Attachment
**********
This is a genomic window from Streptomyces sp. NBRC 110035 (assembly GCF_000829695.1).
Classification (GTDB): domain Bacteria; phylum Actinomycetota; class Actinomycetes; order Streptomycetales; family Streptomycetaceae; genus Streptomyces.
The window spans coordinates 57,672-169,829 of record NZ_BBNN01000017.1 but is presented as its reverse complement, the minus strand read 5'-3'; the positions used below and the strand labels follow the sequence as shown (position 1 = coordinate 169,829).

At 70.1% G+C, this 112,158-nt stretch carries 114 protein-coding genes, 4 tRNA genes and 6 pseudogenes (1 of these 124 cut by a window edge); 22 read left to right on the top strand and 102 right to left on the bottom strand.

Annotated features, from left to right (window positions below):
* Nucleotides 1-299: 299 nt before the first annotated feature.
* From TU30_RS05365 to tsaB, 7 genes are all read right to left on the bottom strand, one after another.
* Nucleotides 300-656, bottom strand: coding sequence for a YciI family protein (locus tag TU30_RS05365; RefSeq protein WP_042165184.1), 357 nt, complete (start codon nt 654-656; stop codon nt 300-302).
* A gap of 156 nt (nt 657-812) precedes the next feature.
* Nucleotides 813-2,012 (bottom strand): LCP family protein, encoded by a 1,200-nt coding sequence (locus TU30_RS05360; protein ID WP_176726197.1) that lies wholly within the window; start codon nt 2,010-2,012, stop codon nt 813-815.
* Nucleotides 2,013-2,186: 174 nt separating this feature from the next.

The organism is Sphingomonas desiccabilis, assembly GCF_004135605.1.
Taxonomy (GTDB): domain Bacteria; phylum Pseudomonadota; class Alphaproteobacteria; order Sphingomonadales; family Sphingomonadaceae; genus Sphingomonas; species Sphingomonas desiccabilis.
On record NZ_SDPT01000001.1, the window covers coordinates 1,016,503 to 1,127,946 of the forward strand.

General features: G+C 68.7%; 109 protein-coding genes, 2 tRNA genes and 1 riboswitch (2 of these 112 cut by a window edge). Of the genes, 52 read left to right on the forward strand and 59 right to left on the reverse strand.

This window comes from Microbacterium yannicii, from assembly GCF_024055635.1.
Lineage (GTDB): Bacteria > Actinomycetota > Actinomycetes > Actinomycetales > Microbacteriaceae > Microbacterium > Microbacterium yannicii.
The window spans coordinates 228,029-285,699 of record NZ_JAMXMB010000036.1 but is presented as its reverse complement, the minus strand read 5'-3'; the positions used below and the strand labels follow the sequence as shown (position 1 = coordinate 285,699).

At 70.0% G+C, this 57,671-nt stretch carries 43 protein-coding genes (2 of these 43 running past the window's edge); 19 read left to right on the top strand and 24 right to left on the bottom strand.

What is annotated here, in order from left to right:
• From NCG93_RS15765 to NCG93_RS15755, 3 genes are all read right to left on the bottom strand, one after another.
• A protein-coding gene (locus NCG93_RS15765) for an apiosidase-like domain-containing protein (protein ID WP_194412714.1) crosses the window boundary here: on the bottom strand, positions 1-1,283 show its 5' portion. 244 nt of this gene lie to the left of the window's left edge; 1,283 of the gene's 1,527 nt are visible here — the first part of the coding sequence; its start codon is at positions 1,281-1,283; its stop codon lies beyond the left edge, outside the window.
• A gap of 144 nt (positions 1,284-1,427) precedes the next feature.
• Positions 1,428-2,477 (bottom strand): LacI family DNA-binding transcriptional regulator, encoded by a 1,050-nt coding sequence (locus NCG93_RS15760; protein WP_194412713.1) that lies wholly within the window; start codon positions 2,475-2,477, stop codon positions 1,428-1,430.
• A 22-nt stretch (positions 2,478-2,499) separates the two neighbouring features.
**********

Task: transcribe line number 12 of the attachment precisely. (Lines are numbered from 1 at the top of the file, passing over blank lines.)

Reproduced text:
The organism is Sphingomonas desiccabilis, assembly GCF_004135605.1.